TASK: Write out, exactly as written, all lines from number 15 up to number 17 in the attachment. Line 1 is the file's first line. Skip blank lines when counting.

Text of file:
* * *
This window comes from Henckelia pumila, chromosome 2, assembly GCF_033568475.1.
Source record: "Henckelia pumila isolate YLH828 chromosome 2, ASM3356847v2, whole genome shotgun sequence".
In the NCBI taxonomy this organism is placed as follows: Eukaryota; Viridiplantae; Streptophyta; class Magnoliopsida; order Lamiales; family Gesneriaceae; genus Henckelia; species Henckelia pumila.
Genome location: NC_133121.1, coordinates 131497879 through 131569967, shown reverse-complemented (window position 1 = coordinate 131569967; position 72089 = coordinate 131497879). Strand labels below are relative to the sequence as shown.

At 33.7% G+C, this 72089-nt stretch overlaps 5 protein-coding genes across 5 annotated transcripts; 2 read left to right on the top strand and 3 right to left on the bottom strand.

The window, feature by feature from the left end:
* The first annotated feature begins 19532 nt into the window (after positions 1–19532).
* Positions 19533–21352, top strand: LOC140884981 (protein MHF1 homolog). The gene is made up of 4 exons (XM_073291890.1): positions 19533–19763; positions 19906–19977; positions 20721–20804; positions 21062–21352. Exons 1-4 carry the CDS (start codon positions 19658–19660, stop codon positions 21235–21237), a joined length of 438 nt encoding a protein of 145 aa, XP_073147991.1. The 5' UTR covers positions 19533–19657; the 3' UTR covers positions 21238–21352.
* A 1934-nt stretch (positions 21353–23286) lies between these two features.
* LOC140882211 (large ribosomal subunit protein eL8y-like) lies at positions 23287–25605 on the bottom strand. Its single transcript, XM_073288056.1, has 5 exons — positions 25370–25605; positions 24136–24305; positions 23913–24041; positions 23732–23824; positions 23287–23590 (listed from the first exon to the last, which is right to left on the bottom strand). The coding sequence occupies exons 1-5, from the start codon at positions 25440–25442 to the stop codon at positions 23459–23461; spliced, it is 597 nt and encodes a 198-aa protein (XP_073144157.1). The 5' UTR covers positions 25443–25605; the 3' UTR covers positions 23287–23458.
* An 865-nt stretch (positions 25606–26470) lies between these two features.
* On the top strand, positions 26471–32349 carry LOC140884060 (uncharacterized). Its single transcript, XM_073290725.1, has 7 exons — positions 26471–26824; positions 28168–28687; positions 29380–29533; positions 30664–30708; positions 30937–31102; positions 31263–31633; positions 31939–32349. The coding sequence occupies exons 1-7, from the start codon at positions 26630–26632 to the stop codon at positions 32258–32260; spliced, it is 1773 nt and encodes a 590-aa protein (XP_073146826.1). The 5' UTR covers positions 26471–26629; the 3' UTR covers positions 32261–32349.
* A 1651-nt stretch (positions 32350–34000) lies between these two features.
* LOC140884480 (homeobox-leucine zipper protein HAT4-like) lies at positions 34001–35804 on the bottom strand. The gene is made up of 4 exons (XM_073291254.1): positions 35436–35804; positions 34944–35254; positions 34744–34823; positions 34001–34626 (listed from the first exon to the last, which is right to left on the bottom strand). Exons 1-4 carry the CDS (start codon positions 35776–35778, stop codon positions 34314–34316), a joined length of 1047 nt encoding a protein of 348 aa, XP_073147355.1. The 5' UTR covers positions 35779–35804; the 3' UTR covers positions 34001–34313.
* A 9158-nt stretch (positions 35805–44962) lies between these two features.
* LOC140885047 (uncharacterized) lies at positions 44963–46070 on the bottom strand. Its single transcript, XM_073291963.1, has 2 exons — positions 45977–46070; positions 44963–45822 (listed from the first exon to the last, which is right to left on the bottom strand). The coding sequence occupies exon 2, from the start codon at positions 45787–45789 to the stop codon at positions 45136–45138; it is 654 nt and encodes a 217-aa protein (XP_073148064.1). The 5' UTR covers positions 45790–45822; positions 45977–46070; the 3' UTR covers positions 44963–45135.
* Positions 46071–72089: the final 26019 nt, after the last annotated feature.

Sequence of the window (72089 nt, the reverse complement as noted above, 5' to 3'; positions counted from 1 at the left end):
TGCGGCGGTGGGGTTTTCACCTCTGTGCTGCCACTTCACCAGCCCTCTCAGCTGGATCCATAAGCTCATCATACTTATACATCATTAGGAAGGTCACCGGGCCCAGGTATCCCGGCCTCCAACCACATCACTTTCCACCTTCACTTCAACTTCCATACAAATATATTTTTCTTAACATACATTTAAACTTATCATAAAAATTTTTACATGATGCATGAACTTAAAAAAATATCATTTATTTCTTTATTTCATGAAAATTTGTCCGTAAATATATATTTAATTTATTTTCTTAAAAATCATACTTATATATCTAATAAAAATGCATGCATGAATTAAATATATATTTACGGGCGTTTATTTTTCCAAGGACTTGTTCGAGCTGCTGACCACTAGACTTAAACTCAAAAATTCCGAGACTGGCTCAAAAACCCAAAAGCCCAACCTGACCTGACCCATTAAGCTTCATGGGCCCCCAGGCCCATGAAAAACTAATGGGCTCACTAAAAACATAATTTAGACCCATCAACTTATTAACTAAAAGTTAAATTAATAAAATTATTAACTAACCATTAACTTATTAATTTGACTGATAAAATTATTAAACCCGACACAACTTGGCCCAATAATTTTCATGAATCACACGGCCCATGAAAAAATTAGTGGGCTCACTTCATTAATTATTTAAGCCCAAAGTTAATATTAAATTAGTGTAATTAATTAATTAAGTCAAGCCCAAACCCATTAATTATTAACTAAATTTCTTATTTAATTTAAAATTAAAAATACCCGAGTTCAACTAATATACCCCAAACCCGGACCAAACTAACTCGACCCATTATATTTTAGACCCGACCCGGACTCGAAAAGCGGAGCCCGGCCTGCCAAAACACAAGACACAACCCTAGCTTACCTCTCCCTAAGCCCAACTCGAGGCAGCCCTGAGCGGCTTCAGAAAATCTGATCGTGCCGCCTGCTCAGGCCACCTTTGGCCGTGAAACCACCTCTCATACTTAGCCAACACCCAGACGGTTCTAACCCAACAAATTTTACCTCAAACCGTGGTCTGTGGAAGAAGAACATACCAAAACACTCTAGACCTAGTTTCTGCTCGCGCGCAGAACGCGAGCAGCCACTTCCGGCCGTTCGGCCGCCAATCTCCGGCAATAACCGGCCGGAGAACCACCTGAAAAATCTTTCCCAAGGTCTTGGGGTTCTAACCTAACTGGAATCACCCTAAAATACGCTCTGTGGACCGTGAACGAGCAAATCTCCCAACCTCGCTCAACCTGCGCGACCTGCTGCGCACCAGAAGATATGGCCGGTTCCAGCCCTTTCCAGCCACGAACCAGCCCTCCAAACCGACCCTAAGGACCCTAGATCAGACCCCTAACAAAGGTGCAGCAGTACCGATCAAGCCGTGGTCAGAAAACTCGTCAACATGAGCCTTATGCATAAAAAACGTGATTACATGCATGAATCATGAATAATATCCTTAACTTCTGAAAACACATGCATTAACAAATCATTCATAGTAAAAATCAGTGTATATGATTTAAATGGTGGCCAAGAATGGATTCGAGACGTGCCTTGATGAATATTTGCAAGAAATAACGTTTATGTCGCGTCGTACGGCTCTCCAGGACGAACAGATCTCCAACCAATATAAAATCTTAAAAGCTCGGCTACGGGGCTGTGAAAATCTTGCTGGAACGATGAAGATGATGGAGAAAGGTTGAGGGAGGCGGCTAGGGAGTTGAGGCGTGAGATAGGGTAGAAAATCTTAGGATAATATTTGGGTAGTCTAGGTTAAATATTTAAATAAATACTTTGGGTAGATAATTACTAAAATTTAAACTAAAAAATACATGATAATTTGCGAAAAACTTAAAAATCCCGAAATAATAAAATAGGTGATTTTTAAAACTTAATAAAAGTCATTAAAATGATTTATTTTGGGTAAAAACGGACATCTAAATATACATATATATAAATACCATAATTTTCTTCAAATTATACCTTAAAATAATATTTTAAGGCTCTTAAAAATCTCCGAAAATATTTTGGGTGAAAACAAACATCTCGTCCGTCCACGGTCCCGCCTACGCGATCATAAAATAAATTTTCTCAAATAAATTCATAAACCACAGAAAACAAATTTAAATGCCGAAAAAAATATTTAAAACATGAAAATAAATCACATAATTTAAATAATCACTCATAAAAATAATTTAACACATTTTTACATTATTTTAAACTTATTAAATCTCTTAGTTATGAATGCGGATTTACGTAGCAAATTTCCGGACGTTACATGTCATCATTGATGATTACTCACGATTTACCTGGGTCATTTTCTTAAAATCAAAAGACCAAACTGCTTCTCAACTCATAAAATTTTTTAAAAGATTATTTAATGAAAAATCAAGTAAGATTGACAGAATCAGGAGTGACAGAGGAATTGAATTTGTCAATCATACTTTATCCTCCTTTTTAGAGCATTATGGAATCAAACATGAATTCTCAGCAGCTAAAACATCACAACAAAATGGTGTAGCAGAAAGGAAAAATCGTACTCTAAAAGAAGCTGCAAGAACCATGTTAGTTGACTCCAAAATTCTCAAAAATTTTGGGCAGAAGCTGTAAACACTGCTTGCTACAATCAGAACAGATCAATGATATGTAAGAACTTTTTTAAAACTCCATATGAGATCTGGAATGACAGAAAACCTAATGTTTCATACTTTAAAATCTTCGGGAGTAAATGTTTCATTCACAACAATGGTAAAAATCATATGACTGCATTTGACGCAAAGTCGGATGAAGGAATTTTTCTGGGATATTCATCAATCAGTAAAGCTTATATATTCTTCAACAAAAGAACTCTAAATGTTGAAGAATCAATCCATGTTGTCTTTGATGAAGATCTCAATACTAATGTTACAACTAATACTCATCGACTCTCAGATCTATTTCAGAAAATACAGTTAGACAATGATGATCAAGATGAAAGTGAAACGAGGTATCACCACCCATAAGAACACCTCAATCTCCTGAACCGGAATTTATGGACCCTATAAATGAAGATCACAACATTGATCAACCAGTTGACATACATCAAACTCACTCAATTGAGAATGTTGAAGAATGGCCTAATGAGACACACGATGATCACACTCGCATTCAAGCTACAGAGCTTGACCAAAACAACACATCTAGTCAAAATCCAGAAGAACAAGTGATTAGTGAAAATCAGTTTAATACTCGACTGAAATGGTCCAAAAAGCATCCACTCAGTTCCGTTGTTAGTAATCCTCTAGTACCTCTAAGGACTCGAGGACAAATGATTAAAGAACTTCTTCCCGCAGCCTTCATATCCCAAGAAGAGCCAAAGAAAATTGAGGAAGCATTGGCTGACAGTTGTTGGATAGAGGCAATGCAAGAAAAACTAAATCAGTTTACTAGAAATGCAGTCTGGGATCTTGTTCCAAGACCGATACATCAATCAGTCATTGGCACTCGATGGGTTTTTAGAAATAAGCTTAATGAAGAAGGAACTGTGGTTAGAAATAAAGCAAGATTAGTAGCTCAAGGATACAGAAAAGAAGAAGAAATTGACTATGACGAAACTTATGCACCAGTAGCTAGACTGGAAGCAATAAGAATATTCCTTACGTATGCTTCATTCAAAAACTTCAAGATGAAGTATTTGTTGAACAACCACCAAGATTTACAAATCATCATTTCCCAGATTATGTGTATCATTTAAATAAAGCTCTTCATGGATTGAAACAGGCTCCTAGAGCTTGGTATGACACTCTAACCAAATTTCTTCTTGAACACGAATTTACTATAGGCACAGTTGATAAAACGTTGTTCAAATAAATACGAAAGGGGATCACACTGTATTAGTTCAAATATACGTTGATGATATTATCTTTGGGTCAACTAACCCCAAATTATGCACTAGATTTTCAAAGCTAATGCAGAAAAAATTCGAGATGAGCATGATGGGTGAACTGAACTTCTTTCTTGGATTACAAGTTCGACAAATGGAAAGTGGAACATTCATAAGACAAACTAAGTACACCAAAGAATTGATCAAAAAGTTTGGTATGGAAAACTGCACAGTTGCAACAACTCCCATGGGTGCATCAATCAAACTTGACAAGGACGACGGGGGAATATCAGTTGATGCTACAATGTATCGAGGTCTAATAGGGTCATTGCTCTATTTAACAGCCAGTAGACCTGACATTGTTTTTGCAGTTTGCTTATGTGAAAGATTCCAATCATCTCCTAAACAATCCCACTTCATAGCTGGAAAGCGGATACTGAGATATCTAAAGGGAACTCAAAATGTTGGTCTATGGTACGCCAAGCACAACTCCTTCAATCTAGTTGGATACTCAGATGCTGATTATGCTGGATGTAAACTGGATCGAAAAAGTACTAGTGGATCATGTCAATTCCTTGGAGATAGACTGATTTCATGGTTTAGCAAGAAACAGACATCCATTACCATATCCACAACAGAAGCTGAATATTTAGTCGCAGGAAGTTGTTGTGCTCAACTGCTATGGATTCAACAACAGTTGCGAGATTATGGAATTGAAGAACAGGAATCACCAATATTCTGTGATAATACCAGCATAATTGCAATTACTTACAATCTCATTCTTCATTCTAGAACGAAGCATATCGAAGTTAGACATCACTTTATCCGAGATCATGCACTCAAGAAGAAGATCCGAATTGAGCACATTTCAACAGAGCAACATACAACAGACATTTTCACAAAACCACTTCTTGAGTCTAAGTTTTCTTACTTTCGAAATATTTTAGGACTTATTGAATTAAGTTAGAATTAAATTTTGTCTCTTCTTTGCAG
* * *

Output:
* A 9158-nt stretch (positions 35805–44962) lies between these two features.
* LOC140885047 (uncharacterized) lies at positions 44963–46070 on the bottom strand. Its single transcript, XM_073291963.1, has 2 exons — positions 45977–46070; positions 44963–45822 (listed from the first exon to the last, which is right to left on the bottom strand). The coding sequence occupies exon 2, from the start codon at positions 45787–45789 to the stop codon at positions 45136–45138; it is 654 nt and encodes a 217-aa protein (XP_073148064.1). The 5' UTR covers positions 45790–45822; positions 45977–46070; the 3' UTR covers positions 44963–45135.
* Positions 46071–72089: the final 26019 nt, after the last annotated feature.